Learning to live with a bit of negativity

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When I speak to groups of marketers about social media these days, I can almost guarantee that one of the first three questions I'll be asked is about negativity. Marketers are fixated on this issue. They fear that publicly engaging with their constituents is an invitation to critics to foment rebellion.

My response, in a nutshell, is this: If you make lousy products and your customers hate you, stay away from social media. While you're at it, you might also ask what you're doing working for a company like that. However, assuming you're like 99% of successful businesses, you have little to fear. Here are seven reasons why negativity concerns are overblown:

1) Every company has a few disgruntled customers. People know that. They'll give you a mulligan for the occasional complainer.

2) Critics now have the means to air their gripes to a global audience. They will do that whether you like it or not. Do you really not want to be involved in that discussion?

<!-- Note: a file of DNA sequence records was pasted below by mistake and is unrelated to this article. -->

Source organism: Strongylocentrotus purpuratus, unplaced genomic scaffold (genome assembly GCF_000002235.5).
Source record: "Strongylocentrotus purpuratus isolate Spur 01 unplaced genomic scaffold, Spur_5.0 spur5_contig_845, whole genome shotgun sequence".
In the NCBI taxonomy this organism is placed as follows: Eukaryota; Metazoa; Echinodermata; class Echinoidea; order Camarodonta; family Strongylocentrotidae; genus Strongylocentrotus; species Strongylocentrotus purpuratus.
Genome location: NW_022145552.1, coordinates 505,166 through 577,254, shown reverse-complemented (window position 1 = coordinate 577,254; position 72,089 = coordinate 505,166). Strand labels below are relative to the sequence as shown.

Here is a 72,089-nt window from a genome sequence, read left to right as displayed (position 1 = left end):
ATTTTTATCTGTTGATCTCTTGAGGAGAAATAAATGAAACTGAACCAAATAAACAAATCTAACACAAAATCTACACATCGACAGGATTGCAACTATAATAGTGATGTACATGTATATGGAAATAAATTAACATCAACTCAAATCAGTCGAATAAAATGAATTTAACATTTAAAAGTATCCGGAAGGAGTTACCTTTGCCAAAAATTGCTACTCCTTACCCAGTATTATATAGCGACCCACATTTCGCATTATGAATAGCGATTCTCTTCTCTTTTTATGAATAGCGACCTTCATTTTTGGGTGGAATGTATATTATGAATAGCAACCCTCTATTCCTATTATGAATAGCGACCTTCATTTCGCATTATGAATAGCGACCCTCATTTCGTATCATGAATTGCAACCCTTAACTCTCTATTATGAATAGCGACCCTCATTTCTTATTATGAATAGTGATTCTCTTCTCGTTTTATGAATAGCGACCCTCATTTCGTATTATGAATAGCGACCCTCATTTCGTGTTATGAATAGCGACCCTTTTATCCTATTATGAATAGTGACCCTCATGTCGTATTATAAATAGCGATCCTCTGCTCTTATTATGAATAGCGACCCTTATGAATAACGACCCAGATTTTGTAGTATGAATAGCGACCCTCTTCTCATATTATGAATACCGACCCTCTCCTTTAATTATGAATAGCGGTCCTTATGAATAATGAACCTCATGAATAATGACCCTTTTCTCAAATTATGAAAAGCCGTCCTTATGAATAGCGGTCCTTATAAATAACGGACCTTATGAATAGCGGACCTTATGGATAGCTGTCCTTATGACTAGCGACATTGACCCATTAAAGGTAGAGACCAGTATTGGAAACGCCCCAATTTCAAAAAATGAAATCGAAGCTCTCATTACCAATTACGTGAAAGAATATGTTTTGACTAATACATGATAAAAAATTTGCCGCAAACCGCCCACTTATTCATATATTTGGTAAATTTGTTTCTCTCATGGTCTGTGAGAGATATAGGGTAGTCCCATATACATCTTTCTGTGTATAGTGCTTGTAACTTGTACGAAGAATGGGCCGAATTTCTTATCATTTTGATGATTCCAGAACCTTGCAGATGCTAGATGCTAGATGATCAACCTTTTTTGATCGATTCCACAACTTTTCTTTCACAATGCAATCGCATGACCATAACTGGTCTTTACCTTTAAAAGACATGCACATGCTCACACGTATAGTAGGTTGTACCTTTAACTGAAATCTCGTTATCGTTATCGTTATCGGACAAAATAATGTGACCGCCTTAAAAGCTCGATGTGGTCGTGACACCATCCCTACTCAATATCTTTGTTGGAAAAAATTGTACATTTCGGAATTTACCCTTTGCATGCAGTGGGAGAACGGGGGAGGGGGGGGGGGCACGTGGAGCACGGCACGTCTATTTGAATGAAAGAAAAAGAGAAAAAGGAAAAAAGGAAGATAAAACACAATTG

3) Silence is the worst response to criticism. It simply becomes another negative. Ask anyone who specializes in crisis communications.

4) Most negative customers simply want to be heard. If you engage with them constructively, you almost always turn them around. Often they become your most vocal fans.

5) A few angry customers can't do much damage. In fact, they're usually shouted down by supporters. Negativity is only a problem when a large number of voices are involved; and the earlier you head off that mob, the quicker you put down the revolt.

6) Negative feedback is more useful than positive feedback. If you encounter criticism, acknowledge and learn from it. You'll get a PR bounce as a bonus.

7) The number of companies that have been damaged by online criticism in the last five years can be counted on the fingers of both hands. It's just not a big issue.

Here's a pair of contrasting examples.

Dell has been the victim of three major blog swarms in the last two years. It has learned that constructive engagement is the most effective way to respond. Businessweek recently published an article praising Dell for its new, progressive approach to customer relations. Its Direct2Dell blog has been cited as a model for corporations to follow.

In contrast, Sony Corp. remained mute two years ago while critics roasted it over an invasive digital rights management technology. By the time Sony acknowledged the problem, its grudging response was seen as arrogant and half- hearted. This only compounded its negative image.

Which example would you rather follow?

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